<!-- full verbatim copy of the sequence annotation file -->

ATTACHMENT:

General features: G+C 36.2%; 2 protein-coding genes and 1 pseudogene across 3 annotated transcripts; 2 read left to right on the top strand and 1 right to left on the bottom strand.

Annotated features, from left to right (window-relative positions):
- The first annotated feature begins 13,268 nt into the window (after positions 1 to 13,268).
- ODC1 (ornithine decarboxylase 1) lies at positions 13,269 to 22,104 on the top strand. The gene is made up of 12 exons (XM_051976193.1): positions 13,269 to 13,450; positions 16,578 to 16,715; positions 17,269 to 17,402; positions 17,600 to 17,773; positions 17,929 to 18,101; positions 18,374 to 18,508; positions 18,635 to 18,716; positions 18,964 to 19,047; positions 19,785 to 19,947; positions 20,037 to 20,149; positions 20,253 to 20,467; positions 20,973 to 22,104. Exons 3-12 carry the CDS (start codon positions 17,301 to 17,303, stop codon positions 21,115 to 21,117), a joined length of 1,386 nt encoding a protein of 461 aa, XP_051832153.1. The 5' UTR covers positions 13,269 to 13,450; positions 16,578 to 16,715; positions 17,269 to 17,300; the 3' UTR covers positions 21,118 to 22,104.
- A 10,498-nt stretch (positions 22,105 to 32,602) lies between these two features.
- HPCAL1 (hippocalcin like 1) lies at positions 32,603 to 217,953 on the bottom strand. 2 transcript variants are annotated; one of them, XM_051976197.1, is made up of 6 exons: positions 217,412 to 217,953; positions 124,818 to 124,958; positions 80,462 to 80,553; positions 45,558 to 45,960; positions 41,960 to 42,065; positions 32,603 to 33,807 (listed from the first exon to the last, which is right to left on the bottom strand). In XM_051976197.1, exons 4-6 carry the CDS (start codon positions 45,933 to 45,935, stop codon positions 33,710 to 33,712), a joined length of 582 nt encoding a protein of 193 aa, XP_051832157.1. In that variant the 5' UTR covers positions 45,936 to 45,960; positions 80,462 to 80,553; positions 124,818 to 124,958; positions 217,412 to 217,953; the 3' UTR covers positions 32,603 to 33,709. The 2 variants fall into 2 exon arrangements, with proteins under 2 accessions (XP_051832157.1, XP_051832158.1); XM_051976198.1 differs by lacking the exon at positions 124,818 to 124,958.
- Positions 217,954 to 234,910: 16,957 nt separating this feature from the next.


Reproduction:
General features: G+C 36.2%; 2 protein-coding genes and 1 pseudogene across 3 annotated transcripts; 2 read left to right on the top strand and 1 right to left on the bottom strand.

Annotated features, from left to right (window-relative positions):
- The first annotated feature begins 13,268 nt into the window (after positions 1 to 13,268).
- ODC1 (ornithine decarboxylase 1) lies at positions 13,269 to 22,104 on the top strand. The gene is made up of 12 exons (XM_051976193.1): positions 13,269 to 13,450; positions 16,578 to 16,715; positions 17,269 to 17,402; positions 17,600 to 17,773; positions 17,929 to 18,101; positions 18,374 to 18,508; positions 18,635 to 18,716; positions 18,964 to 19,047; positions 19,785 to 19,947; positions 20,037 to 20,149; positions 20,253 to 20,467; positions 20,973 to 22,104. Exons 3-12 carry the CDS (start codon positions 17,301 to 17,303, stop codon positions 21,115 to 21,117), a joined length of 1,386 nt encoding a protein of 461 aa, XP_051832153.1. The 5' UTR covers positions 13,269 to 13,450; positions 16,578 to 16,715; positions 17,269 to 17,300; the 3' UTR covers positions 21,118 to 22,104.
- A 10,498-nt stretch (positions 22,105 to 32,602) lies between these two features.
- HPCAL1 (hippocalcin like 1) lies at positions 32,603 to 217,953 on the bottom strand. 2 transcript variants are annotated; one of them, XM_051976197.1, is made up of 6 exons: positions 217,412 to 217,953; positions 124,818 to 124,958; positions 80,462 to 80,553; positions 45,558 to 45,960; positions 41,960 to 42,065; positions 32,603 to 33,807 (listed from the first exon to the last, which is right to left on the bottom strand). In XM_051976197.1, exons 4-6 carry the CDS (start codon positions 45,933 to 45,935, stop codon positions 33,710 to 33,712), a joined length of 582 nt encoding a protein of 193 aa, XP_051832157.1. In that variant the 5' UTR covers positions 45,936 to 45,960; positions 80,462 to 80,553; positions 124,818 to 124,958; positions 217,412 to 217,953; the 3' UTR covers positions 32,603 to 33,709. The 2 variants fall into 2 exon arrangements, with proteins under 2 accessions (XP_051832157.1, XP_051832158.1); XM_051976198.1 differs by lacking the exon at positions 124,818 to 124,958.
- Positions 217,954 to 234,910: 16,957 nt separating this feature from the next.